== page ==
Death and Cardiac Arrest in US Triathletes

Study Questions:

What are the rates of death and cardiac arrest among US triathletes?


Among participants in US triathlon races from 1985 to 2016, data on deaths and cardiac arrests were assembled from sources such as the US National Registry of Sudden Death in Athletes (which uses news media, Internet searches, LexisNexis archival databases, and news clipping services) and USA Triathlon (USAT) records. The incidence of death or cardiac arrest in USAT-sanctioned races from 2006 to 2016 was calculated.


A total of 135 sudden deaths, resuscitated cardiac arrests, and trauma-related deaths were compiled; the mean (± SE) age of victims was 46.7 ± 12.4 years, and 85% were male. Most sudden deaths and cardiac arrests occurred in the swim segment (n = 90); the others occurred during bicycling (n = 7), running (n = 15), and postrace recovery (n = 8). Fifteen trauma-related deaths occurred during the bike segment. The incidence of death or cardiac arrest among 4,776,443 USAT participants was 1.74 per 100,000 participants (2.40 per 100,000 in men and 0.74 per 100,000 in women; p < 0.001). In men, risk increased substantially with age, and was much greater for those aged ≥60 years (18.6 per 100,000 participants). Death or cardiac arrest risk was similar for short, intermediate, and long races (1.61 vs. 1.41 vs. 1.92 per 100,000 participants). Autopsy-confirmed noncardiovascular causes of death (n = 5) included heat stroke in 2, rhabdomyolysis in 1, and trauma in 2. At autopsy, 27 of 61 decedents (44%) had clinically relevant cardiovascular abnormalities, most frequently atherosclerotic coronary disease (CAD, n = 18 [67%]) , cardiomyopathy (n = 4 [15%], including probable hypertrophic cardiomyopathy [HCM] in 3 and arrhythmogenic right ventricular cardiomyopathy [ARVC] in 1); with fewer cases of myxomatous mitral valve disease (n = 2) and aortic or vascular rupture (n = 1).


Deaths and cardiac arrests during triathlon events are not rare; most have occurred in middle-aged and older men, and most sudden deaths in triathletes happened during the swim segment. Clinically silent cardiovascular disease (predominantly atherosclerotic CAD, with fewer cases of suspected HCM, ARVC, myxomatous mitral valve disease, and aortic or vascular rupture) was present in a high proportion of decedents.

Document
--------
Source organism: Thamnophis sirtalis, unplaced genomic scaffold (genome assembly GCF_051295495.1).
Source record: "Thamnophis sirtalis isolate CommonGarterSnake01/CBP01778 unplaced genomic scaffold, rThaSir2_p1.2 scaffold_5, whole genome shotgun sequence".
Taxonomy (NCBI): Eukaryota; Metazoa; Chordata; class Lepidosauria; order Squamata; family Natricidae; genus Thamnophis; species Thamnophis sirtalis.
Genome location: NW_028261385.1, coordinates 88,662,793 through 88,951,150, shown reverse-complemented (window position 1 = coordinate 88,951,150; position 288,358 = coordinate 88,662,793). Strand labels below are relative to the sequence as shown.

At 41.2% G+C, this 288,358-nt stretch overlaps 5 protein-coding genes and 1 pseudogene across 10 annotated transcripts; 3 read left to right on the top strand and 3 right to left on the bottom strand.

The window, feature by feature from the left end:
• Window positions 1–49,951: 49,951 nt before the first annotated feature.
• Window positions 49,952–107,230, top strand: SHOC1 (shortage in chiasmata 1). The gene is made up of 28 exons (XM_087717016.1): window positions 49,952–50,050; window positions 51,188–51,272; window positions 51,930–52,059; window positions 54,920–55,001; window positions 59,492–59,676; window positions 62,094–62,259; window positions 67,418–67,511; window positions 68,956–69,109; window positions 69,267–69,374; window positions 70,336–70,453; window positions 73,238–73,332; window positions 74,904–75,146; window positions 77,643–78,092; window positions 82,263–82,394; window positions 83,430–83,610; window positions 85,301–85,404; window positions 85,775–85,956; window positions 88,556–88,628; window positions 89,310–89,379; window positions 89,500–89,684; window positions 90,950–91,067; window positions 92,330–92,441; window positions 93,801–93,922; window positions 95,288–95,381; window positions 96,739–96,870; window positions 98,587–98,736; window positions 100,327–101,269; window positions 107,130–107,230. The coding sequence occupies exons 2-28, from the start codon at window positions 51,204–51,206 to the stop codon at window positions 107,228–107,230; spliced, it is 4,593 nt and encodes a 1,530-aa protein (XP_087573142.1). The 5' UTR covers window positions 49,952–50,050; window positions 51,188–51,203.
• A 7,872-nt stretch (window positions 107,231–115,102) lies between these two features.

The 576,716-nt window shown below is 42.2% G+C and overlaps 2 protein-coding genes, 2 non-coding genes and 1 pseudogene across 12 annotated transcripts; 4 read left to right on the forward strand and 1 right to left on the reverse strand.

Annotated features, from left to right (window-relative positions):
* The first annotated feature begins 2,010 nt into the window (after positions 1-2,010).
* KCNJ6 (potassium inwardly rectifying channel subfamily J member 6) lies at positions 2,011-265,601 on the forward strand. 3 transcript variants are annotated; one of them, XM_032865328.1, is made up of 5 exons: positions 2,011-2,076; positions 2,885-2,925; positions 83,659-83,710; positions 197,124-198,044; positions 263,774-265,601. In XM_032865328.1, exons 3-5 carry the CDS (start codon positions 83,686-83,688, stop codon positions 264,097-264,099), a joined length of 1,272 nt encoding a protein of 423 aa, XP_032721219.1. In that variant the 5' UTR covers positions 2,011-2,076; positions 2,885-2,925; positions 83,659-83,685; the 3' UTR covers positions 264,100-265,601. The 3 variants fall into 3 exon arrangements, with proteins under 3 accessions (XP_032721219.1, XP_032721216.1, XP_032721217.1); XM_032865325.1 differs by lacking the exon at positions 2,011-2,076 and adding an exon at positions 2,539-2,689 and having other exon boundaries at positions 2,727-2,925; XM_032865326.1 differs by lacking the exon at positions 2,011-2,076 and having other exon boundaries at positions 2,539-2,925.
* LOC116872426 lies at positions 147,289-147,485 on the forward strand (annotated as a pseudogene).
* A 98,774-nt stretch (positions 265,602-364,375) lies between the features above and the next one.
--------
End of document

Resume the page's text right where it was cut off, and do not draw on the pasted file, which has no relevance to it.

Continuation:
Using case series data, the incidence of death or cardiac arrest during US triathlons (1.74 per 100,000 participants) is low but not insubstantial; with higher rates in men (2.40 per 100,000 participants) than women (0.74 per 100,000 participants), and substantially increased risk in older men (18.6 per 100,000 men ≥60 years of age). These data suggest that additional measures aimed at reducing death risk among triathletes could be of interest, potentially including minimum standards for medical presence during races, water quality, on-water rescuers during the swim event, and coordination with local emergency services.

Clinical Topics: Acute Coronary Syndromes, Arrhythmias and Clinical EP, Cardiac Surgery, Diabetes and Cardiometabolic Disease, Heart Failure and Cardiomyopathies, Prevention, Sports and Exercise Cardiology, Vascular Medicine, Implantable Devices, Genetic Arrhythmic Conditions, SCD/Ventricular Arrhythmias, Atrial Fibrillation/Supraventricular Arrhythmias, Aortic Surgery, Cardiac Surgery and Arrhythmias, Cardiac Surgery and Heart Failure, Acute Heart Failure, Exercise

Keywords: Acute Coronary Syndrome, Aortic Rupture, Arrhythmias, Cardiac, Arrhythmogenic Right Ventricular Dysplasia, Atherosclerosis, Athletes, Autopsy, Bicycling, Cardiomyopathy, Hypertrophic, Cause of Death, Coronary Artery Disease, Death, Sudden, Exercise, Heart Arrest, Heart Failure, Heat Stroke, Ischemia, Primary Prevention, Rhabdomyolysis, Running, Sports

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